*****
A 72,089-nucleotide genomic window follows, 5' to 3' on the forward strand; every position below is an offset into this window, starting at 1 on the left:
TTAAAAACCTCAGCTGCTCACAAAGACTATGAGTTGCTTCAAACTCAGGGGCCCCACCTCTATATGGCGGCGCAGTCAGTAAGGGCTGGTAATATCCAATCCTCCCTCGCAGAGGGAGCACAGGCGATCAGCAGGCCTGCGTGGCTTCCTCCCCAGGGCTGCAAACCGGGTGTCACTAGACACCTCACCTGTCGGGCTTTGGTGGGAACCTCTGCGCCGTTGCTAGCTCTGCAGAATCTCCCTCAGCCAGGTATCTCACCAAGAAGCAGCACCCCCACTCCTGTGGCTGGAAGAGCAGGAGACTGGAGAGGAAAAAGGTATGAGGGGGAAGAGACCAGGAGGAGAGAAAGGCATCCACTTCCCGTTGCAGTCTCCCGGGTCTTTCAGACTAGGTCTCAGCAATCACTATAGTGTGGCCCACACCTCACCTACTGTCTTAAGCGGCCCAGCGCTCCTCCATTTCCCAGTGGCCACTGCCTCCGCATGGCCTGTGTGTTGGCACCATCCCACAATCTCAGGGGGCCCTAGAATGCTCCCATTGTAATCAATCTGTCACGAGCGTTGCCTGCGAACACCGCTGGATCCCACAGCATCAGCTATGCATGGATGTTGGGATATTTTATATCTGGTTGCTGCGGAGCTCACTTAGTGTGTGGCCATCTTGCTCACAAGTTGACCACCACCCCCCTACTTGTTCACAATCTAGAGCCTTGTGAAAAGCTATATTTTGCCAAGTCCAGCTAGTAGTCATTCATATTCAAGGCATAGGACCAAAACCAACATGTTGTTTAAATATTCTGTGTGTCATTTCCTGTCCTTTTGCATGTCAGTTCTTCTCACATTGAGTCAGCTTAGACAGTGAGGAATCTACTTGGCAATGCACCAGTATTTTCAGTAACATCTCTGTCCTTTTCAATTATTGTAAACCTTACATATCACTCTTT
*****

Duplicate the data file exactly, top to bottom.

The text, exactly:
A 72,089-nucleotide genomic window follows, 5' to 3' on the forward strand; every position below is an offset into this window, starting at 1 on the left:
TTAAAAACCTCAGCTGCTCACAAAGACTATGAGTTGCTTCAAACTCAGGGGCCCCACCTCTATATGGCGGCGCAGTCAGTAAGGGCTGGTAATATCCAATCCTCCCTCGCAGAGGGAGCACAGGCGATCAGCAGGCCTGCGTGGCTTCCTCCCCAGGGCTGCAAACCGGGTGTCACTAGACACCTCACCTGTCGGGCTTTGGTGGGAACCTCTGCGCCGTTGCTAGCTCTGCAGAATCTCCCTCAGCCAGGTATCTCACCAAGAAGCAGCACCCCCACTCCTGTGGCTGGAAGAGCAGGAGACTGGAGAGGAAAAAGGTATGAGGGGGAAGAGACCAGGAGGAGAGAAAGGCATCCACTTCCCGTTGCAGTCTCCCGGGTCTTTCAGACTAGGTCTCAGCAATCACTATAGTGTGGCCCACACCTCACCTACTGTCTTAAGCGGCCCAGCGCTCCTCCATTTCCCAGTGGCCACTGCCTCCGCATGGCCTGTGTGTTGGCACCATCCCACAATCTCAGGGGGCCCTAGAATGCTCCCATTGTAATCAATCTGTCACGAGCGTTGCCTGCGAACACCGCTGGATCCCACAGCATCAGCTATGCATGGATGTTGGGATATTTTATATCTGGTTGCTGCGGAGCTCACTTAGTGTGTGGCCATCTTGCTCACAAGTTGACCACCACCCCCCTACTTGTTCACAATCTAGAGCCTTGTGAAAAGCTATATTTTGCCAAGTCCAGCTAGTAGTCATTCATATTCAAGGCATAGGACCAAAACCAACATGTTGTTTAAATATTCTGTGTGTCATTTCCTGTCCTTTTGCATGTCAGTTCTTCTCACATTGAGTCAGCTTAGACAGTGAGGAATCTACTTGGCAATGCACCAGTATTTTCAGTAACATCTCTGTCCTTTTCAATTATTGTAAACCTTACATATCACTCTTT